‘1916, a love story’ is a musical play written by local lad, John Beaton, and is suitable for the whole family. An ex-Councillor for Mundaring, John was also a member of the State Executive at the Australian Writers’ Guild, and a lecturer in Screen Topics at Curtin, Murdoch, and WAAPA. He has received a WA Screen Industry Award for his Outstanding Contribution.

This delightful, fairly simple storyline imparts a great deal of information to the younger members of the audience. John has selected many of the old musical favourites of the day.

Darlington Theatre Players are presenting two-hours of musical memories, at the Marloo Theatre, 20 Marloo Road, Greenmount, with curtain up at 8.00 pm each Wednesday, Friday, Saturday evenings and 2.00 pm for the Sunday matinées. The season runs until Saturday 8th December.

The season opens on the 100th anniversary of the Armistice, the signing of the Treaty of Versailles that would see the end of all wars. As it happened, it was the unreasonable and impossible demands made on Germany by this treaty that became a major cause of the second war.

The scene: October 1916 in the Glen Forrest area.

The set: There is a 4 x 3 metre, mottled grey wall (looking like concrete) on each side of the stage. They taper slightly toward the rear; where on the back wall is a large projection screen. These grey walls were very versatile, with various light patterns and colours, they became anything from old factory brick walls, to shady dappled woodland (lighting designed and operated by Michael Hart).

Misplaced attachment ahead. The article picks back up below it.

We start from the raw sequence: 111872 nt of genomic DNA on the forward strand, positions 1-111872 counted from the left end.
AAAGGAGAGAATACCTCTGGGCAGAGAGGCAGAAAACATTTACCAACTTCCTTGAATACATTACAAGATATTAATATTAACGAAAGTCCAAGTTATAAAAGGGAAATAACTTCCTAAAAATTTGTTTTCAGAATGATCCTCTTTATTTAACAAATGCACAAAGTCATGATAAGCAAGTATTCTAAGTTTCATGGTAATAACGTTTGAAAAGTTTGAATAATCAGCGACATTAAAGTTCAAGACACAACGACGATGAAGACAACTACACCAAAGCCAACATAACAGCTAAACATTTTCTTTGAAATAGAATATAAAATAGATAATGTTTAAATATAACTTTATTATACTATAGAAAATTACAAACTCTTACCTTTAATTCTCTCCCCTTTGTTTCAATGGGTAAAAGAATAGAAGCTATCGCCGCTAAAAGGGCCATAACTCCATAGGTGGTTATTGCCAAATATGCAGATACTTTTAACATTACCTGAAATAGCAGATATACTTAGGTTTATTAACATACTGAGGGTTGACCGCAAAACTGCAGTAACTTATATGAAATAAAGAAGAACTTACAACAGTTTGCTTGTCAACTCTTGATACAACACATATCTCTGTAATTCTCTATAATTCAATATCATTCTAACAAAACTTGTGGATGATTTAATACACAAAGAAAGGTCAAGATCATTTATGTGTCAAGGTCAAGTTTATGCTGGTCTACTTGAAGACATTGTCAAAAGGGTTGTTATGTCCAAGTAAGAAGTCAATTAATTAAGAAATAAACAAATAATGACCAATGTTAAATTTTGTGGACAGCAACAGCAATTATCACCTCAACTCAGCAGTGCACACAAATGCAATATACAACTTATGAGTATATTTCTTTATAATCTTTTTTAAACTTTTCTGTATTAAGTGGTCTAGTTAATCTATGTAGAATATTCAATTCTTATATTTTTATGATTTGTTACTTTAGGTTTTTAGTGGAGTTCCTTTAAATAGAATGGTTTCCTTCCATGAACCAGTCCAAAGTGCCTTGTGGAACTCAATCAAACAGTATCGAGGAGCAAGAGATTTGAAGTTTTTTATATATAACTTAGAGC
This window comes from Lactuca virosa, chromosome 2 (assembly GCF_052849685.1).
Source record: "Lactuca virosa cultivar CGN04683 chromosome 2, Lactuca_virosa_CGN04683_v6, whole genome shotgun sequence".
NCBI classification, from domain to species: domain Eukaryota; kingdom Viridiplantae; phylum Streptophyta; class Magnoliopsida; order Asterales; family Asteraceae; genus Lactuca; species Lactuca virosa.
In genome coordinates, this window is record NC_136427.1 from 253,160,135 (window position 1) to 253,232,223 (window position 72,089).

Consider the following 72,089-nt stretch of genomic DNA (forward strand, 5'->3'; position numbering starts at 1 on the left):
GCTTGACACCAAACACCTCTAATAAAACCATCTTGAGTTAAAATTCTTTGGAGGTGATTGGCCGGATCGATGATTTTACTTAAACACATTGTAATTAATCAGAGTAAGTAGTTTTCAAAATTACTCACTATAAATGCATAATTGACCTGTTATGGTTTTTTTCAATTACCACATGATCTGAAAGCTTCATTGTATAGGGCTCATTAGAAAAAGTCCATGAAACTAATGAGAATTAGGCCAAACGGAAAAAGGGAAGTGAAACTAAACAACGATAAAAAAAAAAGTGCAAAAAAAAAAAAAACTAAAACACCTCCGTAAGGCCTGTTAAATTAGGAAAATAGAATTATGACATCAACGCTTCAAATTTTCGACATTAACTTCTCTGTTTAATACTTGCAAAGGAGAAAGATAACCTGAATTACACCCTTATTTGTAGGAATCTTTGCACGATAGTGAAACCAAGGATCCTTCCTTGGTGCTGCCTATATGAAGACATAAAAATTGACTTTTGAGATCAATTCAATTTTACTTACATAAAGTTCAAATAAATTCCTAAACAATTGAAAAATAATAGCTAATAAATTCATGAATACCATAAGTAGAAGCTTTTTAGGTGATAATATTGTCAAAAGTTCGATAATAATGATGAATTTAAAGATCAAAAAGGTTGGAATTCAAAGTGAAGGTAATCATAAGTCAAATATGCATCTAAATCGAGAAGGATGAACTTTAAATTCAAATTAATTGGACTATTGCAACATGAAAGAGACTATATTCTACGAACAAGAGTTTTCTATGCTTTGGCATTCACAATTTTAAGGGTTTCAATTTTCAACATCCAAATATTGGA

The set designer was George Boyd, (construction by George, Michael Hart, Duncan Beatty, Adrian Ashman, Luke Miller, Daniel Minutillo, and Bailey Fellows), who surprised the audience when each walls rotated through 100 degrees to reveal two interior scenes. One was the James’ home, smart with a well-furnished kitchenette, whereas the other depicted the home of struggling Irish immigrants, the O’Connors’, a cramped, one-roomed house.

Lesley Sutton supplied the props, which included some quality enamelware jugs. Lesley even produced a soap saver cage – something I had forgotten about decades ago.

The fine sound design was by Guy Jackson, and operated by Bailey Fellow and Ambro Vonk.

The external scenes relied upon Blake Jenkins’ projected images and videos. Blake has shown skill in selecting quality views that immediately depicted the atmosphere of the locations, from an ethereal railway station, to the docks.

Stage manager George Boyd controlled a magnificent fast, silent, efficient, and almost invisible stage crew (Locklen Falkingham, Belinda Beatty, Adrian Ashman, Luke Miller, and Guy Jackson)

In a Baptist household, the loving father, Charlie James (Daniel Minutillo) believes in backing the ‘old country’. He is trying to encourage his elderly mother, Grandma Dorothy (Jenny Trestrail) and his wife, Julia (Michelle Ezzy) into backing compulsory conscription in the imminent vote, thus forcing Australian men to go to war.